This morning my phone charger fell apart. No matter how I shoved it in or bound it with tape, these two refused to fuse. Battery is low and my phone is important to me – all those WhatsApp images of home schooling, babies rolling over for the first time or sitting up back-straight and giggling. Okay, I thought, my heart a little heavy, I am going to have to burrow into the thousands of obsolete chargers, wires and other dangly things, kept, as all things must be, just in case, in the cobwebby dive beneath the stairs. Personally, I have never encountered ‘case’ and happily throw everything away once something new has arrived at my door. I have tied up fence posts with phone charger leads in my time and they’re also really useful at keeping down a wheelie lid, bent on escape. Eventually, I found one that fitted, muttering to myself that, in a perfect world, manufacturers of electronic thingamajigs would just agree on a universal charger for the whole universe instead of holding onto their toys like toddlers.
Across the sea-loch, in the outside world, the one that really matters, the trees bow to their reflections in the mirrorwater. A finger of gold touches one emerald beauty, lighting her into surreality and the water beams her across to me. Geese fly by, heading seaward, many of them, encouraging each other on. Gulls cant in a soft breeze and beneath their light white bodies, the sea-loch stirs into life. Two heavily pregnant hinds push through the water, belly deep and I watch their peaceful flow as they rise into the seaweed to bend their necks. And the echo ripples keep going. None of these things require a charger. As if by magic, everything out there just keeps going. All they need is food, water, light, each other and a safe place to sleep. Just like us, in truth.
However, we could get ourselves into a right flapdoodle at the very thought. It thinks me of all I could quite easily do without. I remember days when bread was toasted under a grill and it still tastes better that way, even if the clothes on the pulley oft retained the perfume of charr. This is not about what was, because what is, well, is, and many of the things with which we surround ourselves have elevated our quality of life considerably. But I think we have grown (rather scarily) dependent on things, so much so, that we might actually think life is quite impossible without them.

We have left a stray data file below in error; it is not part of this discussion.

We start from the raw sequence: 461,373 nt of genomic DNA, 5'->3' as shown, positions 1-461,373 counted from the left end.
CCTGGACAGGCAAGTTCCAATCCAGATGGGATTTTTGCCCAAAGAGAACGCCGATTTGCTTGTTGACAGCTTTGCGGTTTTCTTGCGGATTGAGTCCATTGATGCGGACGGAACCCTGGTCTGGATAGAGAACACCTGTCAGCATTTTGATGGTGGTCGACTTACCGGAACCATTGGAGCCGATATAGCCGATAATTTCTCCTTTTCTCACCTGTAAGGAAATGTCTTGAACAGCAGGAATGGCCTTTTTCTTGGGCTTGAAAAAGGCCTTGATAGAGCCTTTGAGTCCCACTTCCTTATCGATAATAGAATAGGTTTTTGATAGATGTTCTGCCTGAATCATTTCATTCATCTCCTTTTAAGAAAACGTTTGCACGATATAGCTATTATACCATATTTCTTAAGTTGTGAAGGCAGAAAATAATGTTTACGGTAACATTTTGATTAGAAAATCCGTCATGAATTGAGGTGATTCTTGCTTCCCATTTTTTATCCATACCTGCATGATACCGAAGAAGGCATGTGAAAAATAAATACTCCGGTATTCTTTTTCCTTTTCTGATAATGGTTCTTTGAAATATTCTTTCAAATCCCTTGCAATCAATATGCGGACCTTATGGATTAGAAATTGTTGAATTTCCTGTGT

The most welcoming, hospitable and generous hearted people I have ever met have been the ‘poorest’. They don’t think so. What we might consider deprivation, turning back to our shiny car for escape, and feeling uncomfortably guilty, is Life for them. What they do have, they honour. I wonder how much we honour what we have? Do we even remember what we do have or is your cupboard full of nonsense like mine, nonsense like rejected mobile phones, boxes of techno kit I couldn’t even name, or a wardrobe so full of clothes I would be lost for a week were I to step within? And all those boots…..six pairs…..do I have enough legs for such abundance? Perhaps not, but I doubt I am alone in my excess. The world will do her best to convince us that we really need this new shiny thing, this pretty colour, this remote controlled baby stroller with timer, voice control and a light sensor panoply that rolls out in silence if the sun gets too beamy, and all achieved whilst mum stays at home to get on with something. We are caught, hook, line and sinker, time and time again. I read that online purchases have quadrupled since March and that retail stores are quaking in their boots. It is so so easy to click, so easy to believe in the hoodwink of it all and it takes some self control to turn back to the shoreline and the hinds and the finger of sunlight and to let what is real make a home inside me.
I might not remember what frock hides at the back of my wardrobe but I will remember how I felt as I watched the simple morning awaken. I’ll remember it as the day ripples out, even if I buy absolutely nothing.